I have two dear friends, one vegan, and one vegetarian. One has cats and the other has dogs. Both have been patiently teaching me about veganism and cruelty-free products. Both love animals but do have opposing views.
One won’t buy any products or work for any cruelty-free company if the parent company is not cruelty-free. She will not give her money to those companies.
The other will purchase items from the cruelty-free with a non-cruelty-free parent company because she believes that by doing that, she will demonstrate to the non-cruelty-free parent company that investing in products that are not tested on animals generates revenue.
Who do you agree with and why?
I’d love to hear your opinion, please leave your comments.
My friends expect me to judge them on their food choices. I have to remind them that I’m all for Freedom, Freedom of Speech and Freedom of Food. Your body, your temple, not mine.
My Bestie loves frog legs and lamb, what can I say? Do I like her less for that? Nope! I just make fun of her and we laugh. I bake banana bread and bring it to the office just to show her that vegan does not have to taste like cardboard.
Freedom of food includes no criticism, judgment or radicalism.
One of the things we hear the most is “I could never be vegan.” Let me tell you a little secret: It’s not as complicated and time-consuming as it seems. Seriously, the kitchen is my enemy and I can’t cook even if my life depends on it.
If you are curious about this lifestyle, experiment and start small. Don’t go cold turkey. Instead of removing food, try adding or swapping. Instead of white rice, try brown rice. Add a vegetable or two to your plate. Instead of a whole chicken breast, have half and add some beans to your meal. Instead of cow or goat milk try one of the several varieties such as almond milk, coconut milk, rice milk, soy milk. Add avocado and tomatoes to your sandwiches. Make smoothies with coconut milk and frozen fruit. Add nuts to your salads or eat them as snacks. Try a vegan burger just for the fun of it!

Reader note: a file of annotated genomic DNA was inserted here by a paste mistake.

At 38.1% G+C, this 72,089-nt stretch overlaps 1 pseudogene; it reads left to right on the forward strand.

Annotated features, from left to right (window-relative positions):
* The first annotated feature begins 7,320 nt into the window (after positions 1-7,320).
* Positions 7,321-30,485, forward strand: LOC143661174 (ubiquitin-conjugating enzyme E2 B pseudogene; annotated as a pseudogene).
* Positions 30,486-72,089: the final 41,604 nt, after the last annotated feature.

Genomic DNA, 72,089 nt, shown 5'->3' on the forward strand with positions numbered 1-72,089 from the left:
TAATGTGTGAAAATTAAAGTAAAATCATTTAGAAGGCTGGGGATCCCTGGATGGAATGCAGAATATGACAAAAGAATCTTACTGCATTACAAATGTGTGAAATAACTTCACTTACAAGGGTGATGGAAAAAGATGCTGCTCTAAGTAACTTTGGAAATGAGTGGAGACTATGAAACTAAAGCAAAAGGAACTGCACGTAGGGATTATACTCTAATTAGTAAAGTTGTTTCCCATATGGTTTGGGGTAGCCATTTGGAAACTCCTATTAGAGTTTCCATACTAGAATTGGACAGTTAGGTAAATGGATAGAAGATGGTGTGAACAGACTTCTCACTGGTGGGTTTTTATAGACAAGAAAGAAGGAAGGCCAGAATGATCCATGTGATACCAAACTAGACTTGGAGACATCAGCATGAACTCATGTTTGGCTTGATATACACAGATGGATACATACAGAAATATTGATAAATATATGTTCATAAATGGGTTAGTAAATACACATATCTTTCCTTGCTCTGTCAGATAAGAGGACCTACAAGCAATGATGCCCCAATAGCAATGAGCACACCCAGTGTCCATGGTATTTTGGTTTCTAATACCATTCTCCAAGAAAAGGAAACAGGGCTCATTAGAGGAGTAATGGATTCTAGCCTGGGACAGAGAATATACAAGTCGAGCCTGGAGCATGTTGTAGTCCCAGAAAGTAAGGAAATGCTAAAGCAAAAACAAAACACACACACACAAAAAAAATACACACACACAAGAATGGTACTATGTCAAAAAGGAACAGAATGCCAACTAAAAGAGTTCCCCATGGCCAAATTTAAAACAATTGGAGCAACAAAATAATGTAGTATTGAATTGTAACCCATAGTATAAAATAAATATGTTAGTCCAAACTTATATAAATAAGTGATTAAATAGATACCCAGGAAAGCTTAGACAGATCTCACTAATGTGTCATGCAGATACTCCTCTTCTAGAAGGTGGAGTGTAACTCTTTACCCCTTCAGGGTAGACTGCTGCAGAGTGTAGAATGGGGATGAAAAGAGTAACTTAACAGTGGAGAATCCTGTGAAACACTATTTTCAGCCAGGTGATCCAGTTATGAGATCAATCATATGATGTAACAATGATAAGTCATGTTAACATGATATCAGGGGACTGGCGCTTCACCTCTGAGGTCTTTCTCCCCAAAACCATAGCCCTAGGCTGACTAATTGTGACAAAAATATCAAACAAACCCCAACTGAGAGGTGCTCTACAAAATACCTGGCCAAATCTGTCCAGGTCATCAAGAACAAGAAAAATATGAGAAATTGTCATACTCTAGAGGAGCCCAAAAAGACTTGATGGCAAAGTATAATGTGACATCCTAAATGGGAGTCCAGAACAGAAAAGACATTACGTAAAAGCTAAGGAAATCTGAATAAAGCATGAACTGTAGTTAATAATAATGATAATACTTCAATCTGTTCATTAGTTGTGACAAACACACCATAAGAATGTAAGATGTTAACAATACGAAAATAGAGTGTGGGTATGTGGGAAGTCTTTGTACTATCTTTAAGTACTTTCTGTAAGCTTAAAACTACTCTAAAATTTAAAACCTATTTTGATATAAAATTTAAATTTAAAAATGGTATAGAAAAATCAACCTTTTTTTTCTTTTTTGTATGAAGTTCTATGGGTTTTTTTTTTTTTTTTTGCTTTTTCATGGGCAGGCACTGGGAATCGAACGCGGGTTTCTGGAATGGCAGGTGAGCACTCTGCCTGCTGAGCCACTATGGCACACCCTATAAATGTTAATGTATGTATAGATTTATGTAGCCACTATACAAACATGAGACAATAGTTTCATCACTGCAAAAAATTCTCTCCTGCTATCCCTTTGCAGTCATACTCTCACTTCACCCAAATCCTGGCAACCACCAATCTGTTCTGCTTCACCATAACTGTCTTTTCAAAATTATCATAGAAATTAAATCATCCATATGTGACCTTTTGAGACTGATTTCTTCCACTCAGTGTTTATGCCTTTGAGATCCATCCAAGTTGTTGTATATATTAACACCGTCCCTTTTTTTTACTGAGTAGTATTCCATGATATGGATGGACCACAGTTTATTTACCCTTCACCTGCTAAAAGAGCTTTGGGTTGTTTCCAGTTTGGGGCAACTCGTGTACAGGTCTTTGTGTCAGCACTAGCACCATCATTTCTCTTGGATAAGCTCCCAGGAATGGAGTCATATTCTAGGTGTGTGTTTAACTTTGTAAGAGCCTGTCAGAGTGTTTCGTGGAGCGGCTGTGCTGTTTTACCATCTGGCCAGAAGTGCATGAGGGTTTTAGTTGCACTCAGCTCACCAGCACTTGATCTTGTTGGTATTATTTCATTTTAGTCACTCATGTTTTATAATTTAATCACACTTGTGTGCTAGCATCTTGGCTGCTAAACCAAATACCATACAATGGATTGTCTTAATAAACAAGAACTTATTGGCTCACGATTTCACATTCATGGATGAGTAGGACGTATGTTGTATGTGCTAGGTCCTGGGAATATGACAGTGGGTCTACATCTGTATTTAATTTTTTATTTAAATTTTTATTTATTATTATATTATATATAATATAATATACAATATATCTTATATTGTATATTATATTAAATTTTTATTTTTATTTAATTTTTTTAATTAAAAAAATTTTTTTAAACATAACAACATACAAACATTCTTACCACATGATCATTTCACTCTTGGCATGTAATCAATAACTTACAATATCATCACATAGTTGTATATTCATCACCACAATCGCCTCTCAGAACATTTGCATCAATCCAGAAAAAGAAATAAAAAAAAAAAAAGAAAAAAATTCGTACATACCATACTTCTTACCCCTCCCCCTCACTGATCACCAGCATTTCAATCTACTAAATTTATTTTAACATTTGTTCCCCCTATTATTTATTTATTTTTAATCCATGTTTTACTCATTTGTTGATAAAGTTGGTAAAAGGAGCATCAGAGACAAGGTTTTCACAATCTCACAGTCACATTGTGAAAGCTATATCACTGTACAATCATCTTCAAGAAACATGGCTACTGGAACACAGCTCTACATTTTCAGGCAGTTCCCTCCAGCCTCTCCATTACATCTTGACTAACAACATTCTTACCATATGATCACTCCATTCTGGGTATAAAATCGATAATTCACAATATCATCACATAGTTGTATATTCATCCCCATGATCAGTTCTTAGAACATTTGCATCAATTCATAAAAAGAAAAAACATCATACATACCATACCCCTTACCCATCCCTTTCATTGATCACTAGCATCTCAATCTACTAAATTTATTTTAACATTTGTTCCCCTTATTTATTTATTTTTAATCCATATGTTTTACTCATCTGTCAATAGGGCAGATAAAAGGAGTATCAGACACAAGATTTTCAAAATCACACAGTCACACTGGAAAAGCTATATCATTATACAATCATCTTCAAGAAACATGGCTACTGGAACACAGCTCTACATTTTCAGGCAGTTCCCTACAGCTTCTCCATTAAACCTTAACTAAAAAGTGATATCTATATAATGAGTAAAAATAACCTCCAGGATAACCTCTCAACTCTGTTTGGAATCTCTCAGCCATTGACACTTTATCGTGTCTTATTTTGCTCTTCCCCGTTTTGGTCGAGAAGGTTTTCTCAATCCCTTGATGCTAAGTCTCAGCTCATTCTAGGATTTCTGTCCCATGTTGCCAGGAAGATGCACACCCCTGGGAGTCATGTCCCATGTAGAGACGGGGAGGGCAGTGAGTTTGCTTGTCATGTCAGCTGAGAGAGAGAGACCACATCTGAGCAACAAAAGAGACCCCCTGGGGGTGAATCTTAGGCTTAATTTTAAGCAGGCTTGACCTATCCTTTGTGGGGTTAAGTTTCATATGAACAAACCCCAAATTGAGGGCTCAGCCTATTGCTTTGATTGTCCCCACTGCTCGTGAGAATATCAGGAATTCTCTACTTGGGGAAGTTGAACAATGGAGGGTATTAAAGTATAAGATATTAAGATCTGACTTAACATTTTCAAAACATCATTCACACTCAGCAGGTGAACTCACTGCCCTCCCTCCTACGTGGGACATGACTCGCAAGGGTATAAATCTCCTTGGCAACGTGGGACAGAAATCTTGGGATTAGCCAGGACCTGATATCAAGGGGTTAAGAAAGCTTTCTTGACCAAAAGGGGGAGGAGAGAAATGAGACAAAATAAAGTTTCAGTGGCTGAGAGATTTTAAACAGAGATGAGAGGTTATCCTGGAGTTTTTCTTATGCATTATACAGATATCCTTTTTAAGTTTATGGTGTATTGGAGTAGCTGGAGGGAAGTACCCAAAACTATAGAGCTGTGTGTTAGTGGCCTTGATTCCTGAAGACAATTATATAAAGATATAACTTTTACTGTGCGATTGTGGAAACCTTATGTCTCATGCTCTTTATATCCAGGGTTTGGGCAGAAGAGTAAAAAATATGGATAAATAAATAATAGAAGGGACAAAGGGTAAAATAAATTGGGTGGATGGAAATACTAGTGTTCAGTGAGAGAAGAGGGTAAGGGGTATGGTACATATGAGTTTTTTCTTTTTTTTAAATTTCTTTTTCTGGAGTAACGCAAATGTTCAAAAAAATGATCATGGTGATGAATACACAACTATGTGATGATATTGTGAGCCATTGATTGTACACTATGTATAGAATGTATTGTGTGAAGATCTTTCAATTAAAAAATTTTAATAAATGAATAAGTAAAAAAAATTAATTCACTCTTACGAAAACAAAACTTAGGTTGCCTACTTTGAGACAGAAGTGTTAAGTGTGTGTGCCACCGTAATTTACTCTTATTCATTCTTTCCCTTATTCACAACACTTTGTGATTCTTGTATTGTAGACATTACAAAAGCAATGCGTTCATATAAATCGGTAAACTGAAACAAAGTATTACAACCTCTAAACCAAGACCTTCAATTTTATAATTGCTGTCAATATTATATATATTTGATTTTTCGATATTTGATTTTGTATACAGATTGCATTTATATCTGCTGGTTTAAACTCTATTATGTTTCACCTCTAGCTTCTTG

Explore your artistic side and get creative in the kitchen. Play with colors in your dishes. Add beautiful red and yellow bell peppers to your plates or sprinkle your eggs with orange Tumeric. Find the beauty of adding purple blueberries to your pale oatmeal.
My days are a little rushed sometimes so I have a few basics in my pantry and fridge: lentil soups, veggie burgers, non-dairy bread, non-dairy cream cheese, tofu, mushroom, and spices. These can be meals in just a few minutes. For dessert, I love soy ice cream or vegan chocolate cake.
Most important of all: Have Lots of Fun!
I feel blessed to be living in a city that is very alternative, where art and creativity is abundant and being vegan is rad. It’s easy to find great farmer’s markets and vegan restaurants. The vegan burgers are to die for. Visible piercings and flip flops in the office are ok. Fast free wifi connection is open around the city or on the shuttle to work.
Grassroots groups are taking care of business and luxurious nature is just a few minutes away. Meditation retreats, pilates classes, and bike lanes are everywhere.We have the yoga snobs and the cool nerd kids.